Any disappointment at the Bob “fake out” was quickly forgotten when Umphrey’s kicked into their somewhat rare cover of Toto’s #1 hit from 1983 – Africa. Many in the crowd exploded with excitement as a singalong ensued. While there were a handful of fans who would’ve loved to have seen a full Bob, Africa appealed to the audience as a whole and only added to the celebratory vibe that was so prevalent on this night. The cover was a bit of a palate cleanser before two lengthy 15+ minute song suites that stand as the highlights of the show for this writer.
When The Triple Wide made its debut in early 2002 it was unlike anything Umphrey’s had written up until that point. It marked the entrance of more dance-friendly material that would become a major part of the group’s sound moving forward. The Triple Wide also serves as a showcase for the always evolving light work of Umphrey’s LD Jefferson Waful who, though he’d never say as much, continues to make a case as being the best in the business. A fun romp through the electro-tinged Triple Wide jam led to a drum duet between drummer Kris Myers and percussionist Andy Farag. In a scene where bands take drum solos all the time, “drums” isn’t a frequently occurrence at Umphrey’s shows…thankfully. Surprisingly, out of the drum solo, the sextet worked their way into a debut performance of Tiny Cities Made of Ashes by Modest Mouse which was sung over a dance-jam before they finished The Triple Wide.
Umphrey’s finished the set with a song sandwich that combined two of the oldest originals in the band’s songbook: All In Time and Dear Lord. Perhaps the quintessential UM song, Bayliss put his heart and soul into every note he played and every word he sang during All In Time. Dear Lord – a beautiful instrumental that holds as special place in the band’s heart as it was performed by bassist Ryan Stasik, Cummins, Bayliss and original drummer Mike Mirro at a recital that predates the band by two months – was worked perfectly into the middle of All In Time as was a relentlessly peaking jam that served as a bridge to the end of AIT. Now, you’re not supposed to use “all” when describing something an audience does unless literally every person in the crowd does the action you’re describing, but when I say “all” of the crowd had their hands in the air in appreciation of the band towards the end of the show I mean it. This was friendly crowd that ate up every minute of the marathon performance.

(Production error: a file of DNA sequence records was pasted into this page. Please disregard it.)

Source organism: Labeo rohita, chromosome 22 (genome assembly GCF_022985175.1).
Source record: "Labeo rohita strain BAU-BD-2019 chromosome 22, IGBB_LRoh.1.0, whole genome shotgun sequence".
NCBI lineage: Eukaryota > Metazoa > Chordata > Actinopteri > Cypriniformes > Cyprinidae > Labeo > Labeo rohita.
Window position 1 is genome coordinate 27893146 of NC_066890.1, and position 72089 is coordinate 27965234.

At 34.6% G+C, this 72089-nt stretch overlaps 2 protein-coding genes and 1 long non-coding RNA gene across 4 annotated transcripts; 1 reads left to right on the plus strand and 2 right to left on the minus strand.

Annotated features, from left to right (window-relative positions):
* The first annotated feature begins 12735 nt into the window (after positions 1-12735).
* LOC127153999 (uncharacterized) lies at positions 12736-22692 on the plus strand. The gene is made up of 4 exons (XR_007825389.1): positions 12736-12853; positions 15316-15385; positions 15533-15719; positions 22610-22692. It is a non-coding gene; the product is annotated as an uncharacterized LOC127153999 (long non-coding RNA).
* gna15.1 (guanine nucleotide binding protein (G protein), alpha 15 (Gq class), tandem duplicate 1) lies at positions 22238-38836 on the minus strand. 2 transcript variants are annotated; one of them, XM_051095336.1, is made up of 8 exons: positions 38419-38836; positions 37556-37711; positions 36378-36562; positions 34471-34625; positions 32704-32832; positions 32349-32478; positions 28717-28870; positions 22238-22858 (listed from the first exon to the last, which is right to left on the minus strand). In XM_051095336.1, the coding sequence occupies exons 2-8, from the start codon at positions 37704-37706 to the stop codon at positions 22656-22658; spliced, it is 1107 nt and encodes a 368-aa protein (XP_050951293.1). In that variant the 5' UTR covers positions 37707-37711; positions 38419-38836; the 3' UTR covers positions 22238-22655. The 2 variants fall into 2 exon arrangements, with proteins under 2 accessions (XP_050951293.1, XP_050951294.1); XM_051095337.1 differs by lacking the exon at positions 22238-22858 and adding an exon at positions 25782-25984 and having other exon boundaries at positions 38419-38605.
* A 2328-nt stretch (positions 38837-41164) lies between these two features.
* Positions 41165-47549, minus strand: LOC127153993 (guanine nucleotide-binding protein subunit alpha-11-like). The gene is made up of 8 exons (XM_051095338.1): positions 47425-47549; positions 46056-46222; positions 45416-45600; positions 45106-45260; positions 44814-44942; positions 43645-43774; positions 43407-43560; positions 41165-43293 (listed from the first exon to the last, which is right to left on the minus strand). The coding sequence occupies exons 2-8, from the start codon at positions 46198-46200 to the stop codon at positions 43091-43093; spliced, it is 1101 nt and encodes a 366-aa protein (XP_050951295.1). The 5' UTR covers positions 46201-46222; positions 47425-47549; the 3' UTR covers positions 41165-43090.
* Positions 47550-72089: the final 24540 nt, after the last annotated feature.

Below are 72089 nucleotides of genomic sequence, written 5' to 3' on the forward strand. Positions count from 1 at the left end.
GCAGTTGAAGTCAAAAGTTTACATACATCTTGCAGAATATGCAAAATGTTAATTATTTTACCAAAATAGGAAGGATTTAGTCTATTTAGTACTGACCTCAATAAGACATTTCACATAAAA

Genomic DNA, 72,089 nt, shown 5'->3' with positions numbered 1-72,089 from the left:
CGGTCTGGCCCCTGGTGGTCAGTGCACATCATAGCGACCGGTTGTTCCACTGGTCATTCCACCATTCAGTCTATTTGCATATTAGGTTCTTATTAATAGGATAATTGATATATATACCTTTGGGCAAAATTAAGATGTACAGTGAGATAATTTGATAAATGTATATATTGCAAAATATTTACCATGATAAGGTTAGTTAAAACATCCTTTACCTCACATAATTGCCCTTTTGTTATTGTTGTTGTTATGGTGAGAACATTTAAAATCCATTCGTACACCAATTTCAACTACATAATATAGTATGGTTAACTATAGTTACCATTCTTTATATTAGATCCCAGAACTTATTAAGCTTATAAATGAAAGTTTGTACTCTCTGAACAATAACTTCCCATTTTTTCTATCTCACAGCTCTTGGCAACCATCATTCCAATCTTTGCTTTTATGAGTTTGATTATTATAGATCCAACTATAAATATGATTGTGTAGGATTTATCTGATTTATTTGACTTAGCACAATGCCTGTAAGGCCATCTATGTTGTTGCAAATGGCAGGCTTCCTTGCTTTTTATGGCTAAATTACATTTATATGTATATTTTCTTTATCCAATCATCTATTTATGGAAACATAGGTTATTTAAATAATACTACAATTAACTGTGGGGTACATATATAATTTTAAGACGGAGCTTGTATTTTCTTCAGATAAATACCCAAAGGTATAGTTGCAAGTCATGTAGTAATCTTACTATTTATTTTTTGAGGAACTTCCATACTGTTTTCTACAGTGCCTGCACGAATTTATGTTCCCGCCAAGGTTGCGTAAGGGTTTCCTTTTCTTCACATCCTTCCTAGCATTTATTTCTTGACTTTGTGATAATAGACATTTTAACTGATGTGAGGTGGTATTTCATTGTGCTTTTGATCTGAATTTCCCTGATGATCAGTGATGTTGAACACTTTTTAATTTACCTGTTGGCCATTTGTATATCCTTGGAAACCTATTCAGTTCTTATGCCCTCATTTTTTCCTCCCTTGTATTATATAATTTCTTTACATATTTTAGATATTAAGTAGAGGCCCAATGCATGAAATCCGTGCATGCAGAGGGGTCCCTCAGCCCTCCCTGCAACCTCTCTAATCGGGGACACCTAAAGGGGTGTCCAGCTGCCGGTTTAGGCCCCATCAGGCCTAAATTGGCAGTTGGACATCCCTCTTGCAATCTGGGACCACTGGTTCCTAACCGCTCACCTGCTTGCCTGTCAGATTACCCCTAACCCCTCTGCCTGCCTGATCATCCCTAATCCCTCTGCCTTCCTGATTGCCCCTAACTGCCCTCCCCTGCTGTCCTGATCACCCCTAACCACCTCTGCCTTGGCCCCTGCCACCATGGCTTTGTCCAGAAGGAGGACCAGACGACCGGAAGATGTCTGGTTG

When the sextet returned to the stage for their encore, Brooklyn Bowl owner Pete Shapiro was waiting for them with a birthday cake in hand to honor the occasion. UM then busted out their cover of Groove Holmes off the Beastie Boys’ Check Your Head LP for the first time since November 2nd, 2006 (708 shows). Groove Holmes was yet another nod to the early days as it was a staple of the band’s repertoire in 1998. The quick instrumental led into the end of Bridgeless which was expected to bring the show to a close. However, Umphrey’s returned for a second encore with the fitting choice of Reelin’ In The Years by Steely Dan.
In just the six years we’ve been around, we’ve seen many bands come and go. Fifteen years in, Umphrey’s is at the top of their game and shows no signs of slowing down. The fanbase appears to be growing and they continue to move up spots on festival lineups and when it comes to the size of the venues the group plays. Umphrey’s appears to have learned the lessons that have done in many of their peers and are one of the more drama-free bands around. Will they last another 15 years or more? Only time will tell, Cummins isn’t getting any younger, but they are set up to reap the rewards of their hard work.